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Despite successfully completing the tasks, Aietes still refused to give Jason the fleece and even attempted to burn the Argo. However, Medea showed Jason the location of the sacred grove and gave him another potion to drug the serpent that guarded the Golden Fleece. Taking the fleece back to the Argo, Jason was pursued by the king’s soldiers but Medea delayed them (even killing her brother Apsyrtus in the process) and she fled Kolchis with the heroes.

The Voyage Home

The voyage back home to Iolkos was as protracted as the voyage out and the heroes once more had many adventures. A notable episode is the encounter with Talos, the bronze man given to King Minos by Hephaistos, and who ran around the island of Crete three times each day keeping guard. Talos tried to prevent the Argonauts from landing and so incurred the wrath of Medea who brought his downfall with one of her magic potions.   

Harpies Attack King Phineus
Harpies Attack King Phineus
by Egisto Sani (CC BY-NC-SA)

On the heroes’ triumphant return to Iolkos, despite being given the Golden Fleece, Pelias refused to give up his throne, and it was discovered that Pelias had even conspired to kill Jason’s father, Aison, whilst the hero had been away. Medea then made another magic potion, this time to convince the daughters of Pelias that if they cut up their father and boiled him in the potion, he would gain everlasting youth. This they did and, of course, it was the end of Pelias, but Jason did not become king, instead, he established Pelias’ son Akastos as ruler. Jason, after marrying Medea, left to settle in Corinth which had been inherited by Aietes from his father Helios. The couple had three sons and lived happily for ten years until Jason became captivated by the charms of Glauke, daughter of Kreon, the king of Corinth. In jealous revenge, Medea killed both Glauke (with a poisoned robe and crown) and her own children and fled to Athens, in some accounts in a flying chariot pulled by dragons. This tragic end to the myth is the subject of Euripides tragedy Medea.

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Links With Reality

The myth of Jason and the Golden Fleece may have been an explanation of early Greek expeditions into the East around the 13th century BCE, when the Mycenaean civilization was at its peak. The tale also has similarities to a Hittite myth involving a fleece and the god Telipinu. A third connection with the East is the historical evidence suggesting that the area of Kolchis near the Caucasus Mountains was one rich in gold, often panned from rivers using sheepskins.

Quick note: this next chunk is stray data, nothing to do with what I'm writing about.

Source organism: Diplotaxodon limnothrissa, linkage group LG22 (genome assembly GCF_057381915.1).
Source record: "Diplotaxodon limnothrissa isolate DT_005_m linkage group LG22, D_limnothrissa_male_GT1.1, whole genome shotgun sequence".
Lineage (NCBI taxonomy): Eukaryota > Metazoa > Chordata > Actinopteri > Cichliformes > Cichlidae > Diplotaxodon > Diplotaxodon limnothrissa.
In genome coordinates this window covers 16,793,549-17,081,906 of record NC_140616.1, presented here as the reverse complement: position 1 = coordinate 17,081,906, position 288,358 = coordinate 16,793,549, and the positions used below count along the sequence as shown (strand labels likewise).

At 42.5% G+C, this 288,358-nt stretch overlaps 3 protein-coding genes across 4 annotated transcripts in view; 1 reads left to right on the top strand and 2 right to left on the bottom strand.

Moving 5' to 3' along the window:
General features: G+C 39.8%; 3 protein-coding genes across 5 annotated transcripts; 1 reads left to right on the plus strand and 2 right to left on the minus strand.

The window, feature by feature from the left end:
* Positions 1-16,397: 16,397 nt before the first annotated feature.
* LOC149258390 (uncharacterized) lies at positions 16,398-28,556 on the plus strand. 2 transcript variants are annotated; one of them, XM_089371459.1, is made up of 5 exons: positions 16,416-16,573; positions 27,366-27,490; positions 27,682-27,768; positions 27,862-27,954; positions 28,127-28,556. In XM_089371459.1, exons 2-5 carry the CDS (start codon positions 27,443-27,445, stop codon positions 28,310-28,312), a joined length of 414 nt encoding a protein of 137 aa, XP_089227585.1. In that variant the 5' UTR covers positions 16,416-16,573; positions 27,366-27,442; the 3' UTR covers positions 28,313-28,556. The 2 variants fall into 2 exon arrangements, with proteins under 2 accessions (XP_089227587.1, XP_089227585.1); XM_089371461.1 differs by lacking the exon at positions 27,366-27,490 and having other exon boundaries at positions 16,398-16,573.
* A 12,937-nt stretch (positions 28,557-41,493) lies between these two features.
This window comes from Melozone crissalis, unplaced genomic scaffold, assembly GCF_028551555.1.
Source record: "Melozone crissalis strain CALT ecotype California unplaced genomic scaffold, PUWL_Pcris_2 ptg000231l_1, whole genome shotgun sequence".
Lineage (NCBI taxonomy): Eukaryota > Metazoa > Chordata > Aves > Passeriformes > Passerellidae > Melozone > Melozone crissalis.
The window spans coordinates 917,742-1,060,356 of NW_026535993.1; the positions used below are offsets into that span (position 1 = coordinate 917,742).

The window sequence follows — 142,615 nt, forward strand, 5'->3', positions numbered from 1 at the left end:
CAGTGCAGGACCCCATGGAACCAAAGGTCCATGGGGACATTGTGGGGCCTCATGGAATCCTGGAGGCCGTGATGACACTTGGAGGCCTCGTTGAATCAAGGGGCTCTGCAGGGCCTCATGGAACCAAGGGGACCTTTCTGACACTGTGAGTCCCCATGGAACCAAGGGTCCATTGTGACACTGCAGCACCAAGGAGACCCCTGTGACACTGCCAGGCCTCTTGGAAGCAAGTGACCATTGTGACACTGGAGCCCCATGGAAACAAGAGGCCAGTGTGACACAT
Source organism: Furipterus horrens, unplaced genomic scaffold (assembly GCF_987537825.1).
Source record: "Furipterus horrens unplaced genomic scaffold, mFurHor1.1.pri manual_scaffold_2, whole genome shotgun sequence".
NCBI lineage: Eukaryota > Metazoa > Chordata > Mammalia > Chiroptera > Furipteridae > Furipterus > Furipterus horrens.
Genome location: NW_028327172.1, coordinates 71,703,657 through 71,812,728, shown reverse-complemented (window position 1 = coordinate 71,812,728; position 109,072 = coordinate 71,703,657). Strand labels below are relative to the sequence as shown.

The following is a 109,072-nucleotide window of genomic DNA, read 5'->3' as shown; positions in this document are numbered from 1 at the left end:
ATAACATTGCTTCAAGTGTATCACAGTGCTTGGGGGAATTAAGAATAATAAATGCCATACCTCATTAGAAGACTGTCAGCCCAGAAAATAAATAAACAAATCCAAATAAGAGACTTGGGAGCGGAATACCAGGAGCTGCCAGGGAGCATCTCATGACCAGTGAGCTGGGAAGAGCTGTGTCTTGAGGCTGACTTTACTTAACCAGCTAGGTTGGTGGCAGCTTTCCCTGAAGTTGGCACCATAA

Jason brings Pelias the Golden Fleece
Jason brings Pelias the Golden Fleece
by Marie-Lan Nguyen (CC BY-SA)

The Myth in Greek Art

The myths involving Jason were popular subjects in ancient Greek art. The antiquity of the subject is demonstrated by a scene on a Corinthian alabastron as early as the 7th century BCE. The earliest depiction of the Argo comes from a fragmentary metope from the Treasury of the Sicyonians at Delphi, c. 570 BCE. The presence of various scenes from the myths on Attic, Laconian, Corinthian, Chalcidian, and Southern Italian pottery throughout the 5th and 6th centuries BCE and the re-telling of the tale in the Argonautica by Apollonius of Rhodes in the 3rd century BCE are evidence of the far-reaching and long-lasting appeal of this truly pan-Hellenic hero.

Editorial Review This article has been reviewed for accuracy, reliability and adherence to academic standards prior to publication.

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About the Author

Mark Cartwright
Mark is a history writer based in Italy. His special interests include pottery, architecture, world mythology and discovering the ideas that all civilizations share in common. He holds an MA in Political Philosophy and is the Publishing Director at AHE.
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Cite This Work

APA Style

Cartwright, M. (2012, July 21). Jason & the Argonauts. Ancient History Encyclopedia. Retrieved from https://www.ancient.eu/article/425/

Chicago Style

Cartwright, Mark. "Jason & the Argonauts." Ancient History Encyclopedia. Last modified July 21, 2012. https://www.ancient.eu/article/425/.

MLA Style

Cartwright, Mark. "Jason & the Argonauts." Ancient History Encyclopedia. Ancient History Encyclopedia, 21 Jul 2012. Web. 12 Dec 2019.